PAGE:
I am excited to report that I just returned from an amazing trip to Japan! I was immersed in Japanese culture from experiencing the beautiful cherry blossoms, seeing Mount Fuji in its magnificence, traveling on high-speed trains, and witnessing a culture of people respectful and eager to please. I was impressed with many things—the precision with which trains arrive and leave on time within seconds, the bowing after an interpersonal interaction, and the attention to detail, beauty and simplicity of their art and architecture, not to mention heated toilet seats!!! I was also deeply affected by my excursion to Hiroshima. Hiroshima had been a bustling City, filled with life and in one instant, was decimated by the atomic bomb in World War II. On a happier note, I want to speak to you about a wonderful custom endemic to Japanese culture—the practice of “Shinrin-yoku”—also known as Forest Bathing or Nature Therapy. It is the process of enjoying nature through our senses. Research has shown that being in nature and “green environments”(1) has significant health effects. With most of us connected to our technology, we often barely see the light of day. Exposure to daylight, especially morning daylight also has tremendous benefits.(2) Because of the significant health advantages from exposure to forest environments, a new medical discipline called “Forest Medicine” has been created, which combines “alternative medicine, environmental medicine and preventive medicine”(4) to study and define how to best prescribe this type of therapy for people. These are some Health Benefits of “Forest Bathing”(4): Increased Natural Killer Cell activity suggesting preventive effect on cancers Lowered blood pressure and heart rate...

What’s the “Buzz” About Alcohol?

I hope you are enjoying the winter season. This month’s Newsletter is about the new research on alcohol. Two new definitive statements about the dangers of alcohol were released this past January 2023 by the World Health Organization and the Canadian Centre on Substance Use and Addiction. (1,2) These groundbreaking pronouncements have shaken and stirred the general consensus that drinking alcohol in moderation is good for you.  The word was that two drinks per day for a man and one drink per day for a woman were cardioprotective and might even decrease the risk of getting Type 2 diabetes. The new dictum from the WHO and the Canadian Centre is: “No level of alcohol consumption is safe for your health”   That’s right. Zip, none! The World Health Organization now states that the risk of disease from alcohol starts from the first drop! Dr. Carina Borges, the WHO advisor for alcohol, claims that “the risk to a drinker’s health starts from the first drop of any alcoholic beverage.”(1) If you drink more, your risk of developing disease increases proportionately and alcohol is known to cause seven cancers including bowel and female breast. Furthermore, the WHO reports that moderate or light alcohol drinkers in the European region developed half of the cancers caused by alcohol, including the most alcohol-related breast cancers. The WHO believes that the potential good effects of light and moderate drinking are outweighed by the risk of cancer associated with the same level of drinking. Dr. Borges claims it doesn’t matter how much one drinks because there is no safe level of alcohol intake.  Quantity counts.  More is...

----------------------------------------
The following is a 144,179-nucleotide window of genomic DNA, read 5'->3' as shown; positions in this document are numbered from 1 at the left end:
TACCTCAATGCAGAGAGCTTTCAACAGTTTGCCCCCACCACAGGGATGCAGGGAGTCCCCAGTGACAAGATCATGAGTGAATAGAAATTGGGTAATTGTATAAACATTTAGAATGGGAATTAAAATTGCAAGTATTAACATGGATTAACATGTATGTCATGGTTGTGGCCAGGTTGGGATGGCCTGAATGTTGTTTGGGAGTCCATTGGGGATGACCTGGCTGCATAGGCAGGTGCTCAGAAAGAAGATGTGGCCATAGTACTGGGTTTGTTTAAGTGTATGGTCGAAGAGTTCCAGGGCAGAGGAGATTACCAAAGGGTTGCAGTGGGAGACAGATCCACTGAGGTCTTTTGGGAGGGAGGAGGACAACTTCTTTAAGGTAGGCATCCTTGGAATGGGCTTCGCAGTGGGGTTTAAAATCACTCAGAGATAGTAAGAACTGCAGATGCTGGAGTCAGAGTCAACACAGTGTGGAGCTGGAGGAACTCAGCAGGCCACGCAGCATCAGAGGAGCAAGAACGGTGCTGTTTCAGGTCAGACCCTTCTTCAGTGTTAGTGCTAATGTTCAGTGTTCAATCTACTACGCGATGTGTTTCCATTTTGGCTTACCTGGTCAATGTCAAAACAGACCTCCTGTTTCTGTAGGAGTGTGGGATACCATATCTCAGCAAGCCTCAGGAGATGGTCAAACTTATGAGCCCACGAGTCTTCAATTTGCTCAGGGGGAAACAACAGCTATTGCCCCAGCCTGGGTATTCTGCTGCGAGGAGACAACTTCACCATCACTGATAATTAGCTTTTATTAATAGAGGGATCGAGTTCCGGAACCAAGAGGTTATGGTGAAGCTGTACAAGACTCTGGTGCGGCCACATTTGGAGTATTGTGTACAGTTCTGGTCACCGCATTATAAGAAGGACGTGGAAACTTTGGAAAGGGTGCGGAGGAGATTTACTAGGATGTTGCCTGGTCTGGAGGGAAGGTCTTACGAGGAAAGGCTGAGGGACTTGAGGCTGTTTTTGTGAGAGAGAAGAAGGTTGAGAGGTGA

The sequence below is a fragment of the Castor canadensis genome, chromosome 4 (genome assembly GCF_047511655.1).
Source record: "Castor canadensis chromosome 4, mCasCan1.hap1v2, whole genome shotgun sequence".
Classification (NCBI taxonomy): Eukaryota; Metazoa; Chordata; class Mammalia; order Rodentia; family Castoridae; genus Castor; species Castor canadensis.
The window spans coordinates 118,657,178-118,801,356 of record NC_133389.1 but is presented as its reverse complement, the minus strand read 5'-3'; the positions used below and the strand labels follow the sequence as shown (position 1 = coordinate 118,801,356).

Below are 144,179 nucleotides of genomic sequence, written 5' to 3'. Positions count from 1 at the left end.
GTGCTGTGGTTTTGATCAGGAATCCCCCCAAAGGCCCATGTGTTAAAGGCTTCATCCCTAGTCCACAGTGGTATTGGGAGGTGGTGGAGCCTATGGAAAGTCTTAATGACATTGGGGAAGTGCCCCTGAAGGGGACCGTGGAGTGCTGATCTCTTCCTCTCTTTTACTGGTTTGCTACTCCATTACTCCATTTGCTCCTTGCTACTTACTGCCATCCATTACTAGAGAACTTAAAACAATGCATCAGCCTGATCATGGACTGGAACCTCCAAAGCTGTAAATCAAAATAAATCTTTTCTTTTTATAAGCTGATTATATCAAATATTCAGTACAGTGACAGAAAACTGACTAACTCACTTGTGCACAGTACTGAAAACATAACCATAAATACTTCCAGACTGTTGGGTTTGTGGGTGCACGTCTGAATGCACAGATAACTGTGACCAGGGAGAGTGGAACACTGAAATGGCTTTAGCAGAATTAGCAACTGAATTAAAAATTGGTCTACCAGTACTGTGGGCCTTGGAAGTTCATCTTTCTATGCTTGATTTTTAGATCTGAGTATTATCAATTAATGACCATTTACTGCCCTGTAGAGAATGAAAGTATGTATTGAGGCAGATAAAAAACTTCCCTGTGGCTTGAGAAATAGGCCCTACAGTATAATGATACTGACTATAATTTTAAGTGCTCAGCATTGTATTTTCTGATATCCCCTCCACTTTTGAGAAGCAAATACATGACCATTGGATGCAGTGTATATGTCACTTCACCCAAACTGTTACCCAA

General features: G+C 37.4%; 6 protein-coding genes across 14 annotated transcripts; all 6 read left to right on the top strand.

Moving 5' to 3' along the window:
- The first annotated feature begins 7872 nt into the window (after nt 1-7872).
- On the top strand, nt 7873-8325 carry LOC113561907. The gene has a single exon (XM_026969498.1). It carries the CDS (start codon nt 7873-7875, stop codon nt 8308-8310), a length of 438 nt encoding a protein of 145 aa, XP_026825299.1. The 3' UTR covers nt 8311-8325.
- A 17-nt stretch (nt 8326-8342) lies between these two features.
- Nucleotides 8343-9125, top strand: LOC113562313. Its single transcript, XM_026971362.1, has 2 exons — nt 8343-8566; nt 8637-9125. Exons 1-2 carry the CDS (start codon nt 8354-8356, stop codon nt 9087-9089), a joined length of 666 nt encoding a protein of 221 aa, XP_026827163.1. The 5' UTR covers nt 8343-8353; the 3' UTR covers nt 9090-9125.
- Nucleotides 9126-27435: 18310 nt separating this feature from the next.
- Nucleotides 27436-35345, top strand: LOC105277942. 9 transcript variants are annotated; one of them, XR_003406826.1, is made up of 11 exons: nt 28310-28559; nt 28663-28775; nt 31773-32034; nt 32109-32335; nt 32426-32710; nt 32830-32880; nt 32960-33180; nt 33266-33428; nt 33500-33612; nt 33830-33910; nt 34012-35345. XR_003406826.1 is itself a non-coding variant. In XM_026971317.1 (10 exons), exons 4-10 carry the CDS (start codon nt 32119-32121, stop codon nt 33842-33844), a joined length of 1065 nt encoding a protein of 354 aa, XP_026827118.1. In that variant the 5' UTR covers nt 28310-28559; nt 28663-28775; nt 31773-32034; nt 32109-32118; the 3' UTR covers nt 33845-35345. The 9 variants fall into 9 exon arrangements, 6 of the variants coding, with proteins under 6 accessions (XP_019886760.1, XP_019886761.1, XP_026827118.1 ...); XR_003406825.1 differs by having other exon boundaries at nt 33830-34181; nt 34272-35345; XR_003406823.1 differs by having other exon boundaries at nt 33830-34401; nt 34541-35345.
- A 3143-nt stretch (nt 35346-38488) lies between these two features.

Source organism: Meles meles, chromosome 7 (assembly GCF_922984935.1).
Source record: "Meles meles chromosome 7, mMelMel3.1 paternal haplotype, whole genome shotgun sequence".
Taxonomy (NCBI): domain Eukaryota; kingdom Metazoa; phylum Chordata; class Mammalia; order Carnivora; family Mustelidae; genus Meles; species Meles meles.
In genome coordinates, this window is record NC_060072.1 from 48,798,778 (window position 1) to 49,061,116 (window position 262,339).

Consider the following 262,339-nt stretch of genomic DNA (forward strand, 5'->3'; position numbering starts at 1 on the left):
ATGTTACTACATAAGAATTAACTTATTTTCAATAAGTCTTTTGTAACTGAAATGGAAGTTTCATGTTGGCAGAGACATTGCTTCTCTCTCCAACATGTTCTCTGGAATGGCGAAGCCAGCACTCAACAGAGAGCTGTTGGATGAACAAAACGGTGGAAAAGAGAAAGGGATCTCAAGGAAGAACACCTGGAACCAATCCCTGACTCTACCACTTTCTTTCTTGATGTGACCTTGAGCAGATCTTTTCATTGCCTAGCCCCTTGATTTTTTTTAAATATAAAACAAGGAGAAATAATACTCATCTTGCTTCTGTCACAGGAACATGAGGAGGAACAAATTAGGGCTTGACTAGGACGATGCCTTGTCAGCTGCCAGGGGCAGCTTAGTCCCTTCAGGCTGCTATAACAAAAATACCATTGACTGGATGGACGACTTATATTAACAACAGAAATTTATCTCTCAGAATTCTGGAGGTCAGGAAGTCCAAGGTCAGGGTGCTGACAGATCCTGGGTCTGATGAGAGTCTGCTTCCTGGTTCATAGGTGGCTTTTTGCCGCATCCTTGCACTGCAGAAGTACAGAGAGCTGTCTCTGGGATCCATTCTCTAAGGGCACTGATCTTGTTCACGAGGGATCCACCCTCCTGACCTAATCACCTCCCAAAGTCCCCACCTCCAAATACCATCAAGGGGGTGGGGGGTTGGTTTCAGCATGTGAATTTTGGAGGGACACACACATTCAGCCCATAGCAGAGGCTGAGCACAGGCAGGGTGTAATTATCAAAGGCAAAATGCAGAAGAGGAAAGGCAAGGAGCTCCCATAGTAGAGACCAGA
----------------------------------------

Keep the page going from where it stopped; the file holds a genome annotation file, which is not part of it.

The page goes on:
Have a Merry Flavonoid for Christmas! Exciting News!

I hope you and your loved ones are enjoying the holidays! The holidays and the New Year are a time of celebrations but they also lead us to excess, usually with increased consumption of sugar, processed foods, and alcohol. It is important to add more healthful foods, especially those that contain flavonoids, to counteract the harmful effects of your seasonal diet! Flavonoids are a part of “Nature’s Pharmacy” and are compounds found mostly in plants such as tomatoes, lettuce, onions, peas, apples, broccoli, red grapes, watercress, kale, spinach, parsley, citrus fruits, and tea. (2) They are “bioactive” which means that they have positive effects on our minds and bodies.1 They nourish and support our health through their anti-oxidant, anti-cancer, anti-inflammatory, anti-viral, cardio-protective, and anti-diabetic actions. (2,3,4,5) Two flavonoids, quercetin and kaempferol, have been found to slow cognitive decline. A study in the journal Neurology indicated that older people who ate the equivalent of one cup of dark, leafy greens had the lowest decrease in their rate of cognitive decline. (6) So my advice to you: Eat your flavonoids!!! You don’t like veggies? Quercetin is available as a dietary supplement, but high doses may damage the kidneys, and women who are pregnant, breastfeeding, and people with kidney diseases should not take quercetin. Quercetin may also interfere with certain drugs, so it is important to discuss supplementing with your physician. And it is unclear if Quercetin should be taken for long periods of time without breaks. (7) During this time of year, which can also be a time of stress for many, it is good to shore up other healthy habits...